The Registrar of Political Parties (RPP) Anne Nderitu has proposed radical changes to the electoral system.
Speaking when she appeared before the Constitution Implementation Oversight Committee yesterday, Ms Nderitu said the country should adopt proportional representation (PR).
According to the Katiba Institute, the simplest PR system involves people voting for parties, not individual candidates. Each party publishes a list of candidates that voters can study before the election to decide whether they like the list, as well as thinking about other reasons for voting for or against each party.
Each list is in order of preference. When the result of voting is known, and, for example, the largest party wins 40 per cent of the votes, enough candidates are taken from the party’s list, starting at the top, to fill 40 per cent of the seats.
Nderitu said that parties would be expected to come up with a list of their candidates who would be up for elections against other parties at the county level as opposed to constituency and ward levels.
But the proposal did not appear to sit well with some members, with Budalangi MP Raphael Wanjala quick to point out that the system could reduce the electoral process into a 'family affair'.
Kajiado East MP Peris Tobiko said: "This may come to crucify a lot of members voted in by Kenyans in their individual capacities in their appeal to the electorate."
Committee chair Jeremiah Kioni, however, attempted to allay their fears, saying, "a case in point could be where one votes for Wanjala but votes for Jubilee nationally."
Keiyo South MP Daniel Rono observed that the system would ensure MPs remained loyal to the parties that had taken them to Parliament. "They will not get to Parliament and start abusing their parties."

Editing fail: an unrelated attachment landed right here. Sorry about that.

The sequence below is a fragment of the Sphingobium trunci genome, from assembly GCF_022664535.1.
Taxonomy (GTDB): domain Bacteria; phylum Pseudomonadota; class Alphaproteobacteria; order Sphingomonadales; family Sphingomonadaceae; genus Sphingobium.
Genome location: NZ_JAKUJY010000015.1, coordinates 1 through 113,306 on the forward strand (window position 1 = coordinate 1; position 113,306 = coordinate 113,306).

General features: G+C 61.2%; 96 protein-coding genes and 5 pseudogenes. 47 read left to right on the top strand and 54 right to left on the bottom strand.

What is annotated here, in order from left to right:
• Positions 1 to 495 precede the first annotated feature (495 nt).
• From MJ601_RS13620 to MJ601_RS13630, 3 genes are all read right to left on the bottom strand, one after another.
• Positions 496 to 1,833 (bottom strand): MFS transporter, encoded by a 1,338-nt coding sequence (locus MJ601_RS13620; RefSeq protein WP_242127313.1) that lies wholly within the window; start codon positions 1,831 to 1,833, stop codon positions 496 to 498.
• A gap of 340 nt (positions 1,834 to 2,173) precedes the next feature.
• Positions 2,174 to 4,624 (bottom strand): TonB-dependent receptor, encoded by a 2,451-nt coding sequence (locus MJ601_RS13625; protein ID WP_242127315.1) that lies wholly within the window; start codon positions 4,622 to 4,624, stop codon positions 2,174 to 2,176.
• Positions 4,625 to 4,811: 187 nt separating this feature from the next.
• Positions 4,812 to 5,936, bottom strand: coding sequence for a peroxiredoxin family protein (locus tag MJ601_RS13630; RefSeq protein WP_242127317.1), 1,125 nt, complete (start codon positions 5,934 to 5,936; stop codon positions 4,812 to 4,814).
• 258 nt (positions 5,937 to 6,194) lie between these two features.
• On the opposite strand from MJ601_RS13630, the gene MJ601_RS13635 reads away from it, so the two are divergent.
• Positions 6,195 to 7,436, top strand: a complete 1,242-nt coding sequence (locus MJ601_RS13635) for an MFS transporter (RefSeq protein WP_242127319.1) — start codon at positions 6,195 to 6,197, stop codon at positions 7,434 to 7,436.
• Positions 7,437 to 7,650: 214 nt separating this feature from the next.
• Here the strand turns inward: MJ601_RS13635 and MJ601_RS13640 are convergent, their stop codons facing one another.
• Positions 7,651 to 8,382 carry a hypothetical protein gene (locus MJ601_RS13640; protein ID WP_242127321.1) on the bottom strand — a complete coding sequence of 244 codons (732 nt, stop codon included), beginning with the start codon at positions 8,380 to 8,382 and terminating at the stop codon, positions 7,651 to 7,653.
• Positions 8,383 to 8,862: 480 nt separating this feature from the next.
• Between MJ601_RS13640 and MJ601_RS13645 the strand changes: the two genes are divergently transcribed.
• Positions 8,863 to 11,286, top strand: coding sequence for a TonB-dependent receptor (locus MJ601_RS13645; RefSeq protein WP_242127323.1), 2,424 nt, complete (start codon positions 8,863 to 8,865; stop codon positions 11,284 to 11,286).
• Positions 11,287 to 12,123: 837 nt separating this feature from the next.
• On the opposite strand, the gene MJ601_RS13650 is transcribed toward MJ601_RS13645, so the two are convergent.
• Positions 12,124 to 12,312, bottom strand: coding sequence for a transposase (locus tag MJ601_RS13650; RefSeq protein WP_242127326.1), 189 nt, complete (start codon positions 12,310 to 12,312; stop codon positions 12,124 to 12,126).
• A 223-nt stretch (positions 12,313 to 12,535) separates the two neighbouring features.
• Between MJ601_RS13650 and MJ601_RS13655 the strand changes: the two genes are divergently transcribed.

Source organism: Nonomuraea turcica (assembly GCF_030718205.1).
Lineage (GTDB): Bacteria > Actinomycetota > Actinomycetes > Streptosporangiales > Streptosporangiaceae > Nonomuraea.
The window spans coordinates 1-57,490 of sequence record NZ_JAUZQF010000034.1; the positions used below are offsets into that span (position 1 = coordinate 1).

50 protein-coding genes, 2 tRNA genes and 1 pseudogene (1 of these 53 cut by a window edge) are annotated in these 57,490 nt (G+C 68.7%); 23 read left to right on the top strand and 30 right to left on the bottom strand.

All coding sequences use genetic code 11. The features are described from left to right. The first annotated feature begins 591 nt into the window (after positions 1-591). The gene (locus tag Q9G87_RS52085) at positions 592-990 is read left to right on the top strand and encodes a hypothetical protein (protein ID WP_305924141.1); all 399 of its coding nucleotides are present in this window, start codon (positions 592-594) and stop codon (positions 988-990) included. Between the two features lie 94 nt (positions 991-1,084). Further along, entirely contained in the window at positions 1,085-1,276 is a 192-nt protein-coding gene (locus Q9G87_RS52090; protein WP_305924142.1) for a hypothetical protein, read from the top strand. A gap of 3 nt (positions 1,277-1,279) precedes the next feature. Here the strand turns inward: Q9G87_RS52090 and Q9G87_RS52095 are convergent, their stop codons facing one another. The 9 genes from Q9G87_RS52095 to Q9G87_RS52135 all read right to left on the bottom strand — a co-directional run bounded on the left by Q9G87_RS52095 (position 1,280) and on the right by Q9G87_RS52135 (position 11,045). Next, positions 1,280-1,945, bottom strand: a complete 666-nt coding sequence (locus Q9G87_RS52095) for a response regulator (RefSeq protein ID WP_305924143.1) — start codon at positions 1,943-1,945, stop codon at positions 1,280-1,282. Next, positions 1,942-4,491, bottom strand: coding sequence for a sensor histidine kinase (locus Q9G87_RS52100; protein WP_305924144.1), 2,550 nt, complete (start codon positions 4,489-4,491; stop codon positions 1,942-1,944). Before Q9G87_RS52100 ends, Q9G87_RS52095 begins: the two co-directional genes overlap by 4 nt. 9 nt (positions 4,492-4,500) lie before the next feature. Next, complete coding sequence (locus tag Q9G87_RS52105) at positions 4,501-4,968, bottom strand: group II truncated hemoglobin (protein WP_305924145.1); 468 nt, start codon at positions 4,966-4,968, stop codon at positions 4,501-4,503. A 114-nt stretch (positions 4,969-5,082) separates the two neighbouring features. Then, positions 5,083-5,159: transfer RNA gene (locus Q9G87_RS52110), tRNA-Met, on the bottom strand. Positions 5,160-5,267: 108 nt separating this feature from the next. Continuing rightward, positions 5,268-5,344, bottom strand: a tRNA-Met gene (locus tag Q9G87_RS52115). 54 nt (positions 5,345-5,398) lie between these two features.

Nderitu urged MPs to make the necessary amendments to streamline the party primaries and ensure they were free and fair.
She singled out the participation of special interest groups, comprising women, persons with disabilities, ethnic minorities and marginalised communities.
The thorny issue of funding coalitions also reared its head, as it emerged that they did not have bank accounts and so could not be audited unless the office of the RPP called for a special audit.
"The registrar should tell this committee on how to go about coalitions,” said Mathare MP Anthony Oluoch.
Nderitu warned that if funding proposals were passed, it could leave loopholes for the creation of pre- and post-election coalitions.
"We must amend another section of the Act to allow coalitions to be entities that can be registered and audited. They should also provide accounts,” she said.
Nderitu argued that if the issue was not addressed, politicians could take advantage and form post-election coalitions just to get funds.
"Every party qualifies for funding but money is given based on the number of votes a party got in every seat, and the numbers are added wholesomely from every level. We add them progressively,” she said.
Nominated MP Godfrey Osotsi also sought to know what would happen to funds that parties had contributed in a coalition.
The registrar said her office did not have powers to intervene in such matters unless it called for a special audit.
Responding to a question raised by Ruaraka MP Tom Kajwang' on what would happen to the counting of votes if a presidential election was nullified like happened in the 2017 General Election, Nderitu said the number of votes would be based on the repeat election.
"From a point of law if an election is nullified, then those votes do not count. In case of an election boycott, the number of votes garnered in the re-run will guide how much money goes where. The counting is based on political parties’ performance,” she said.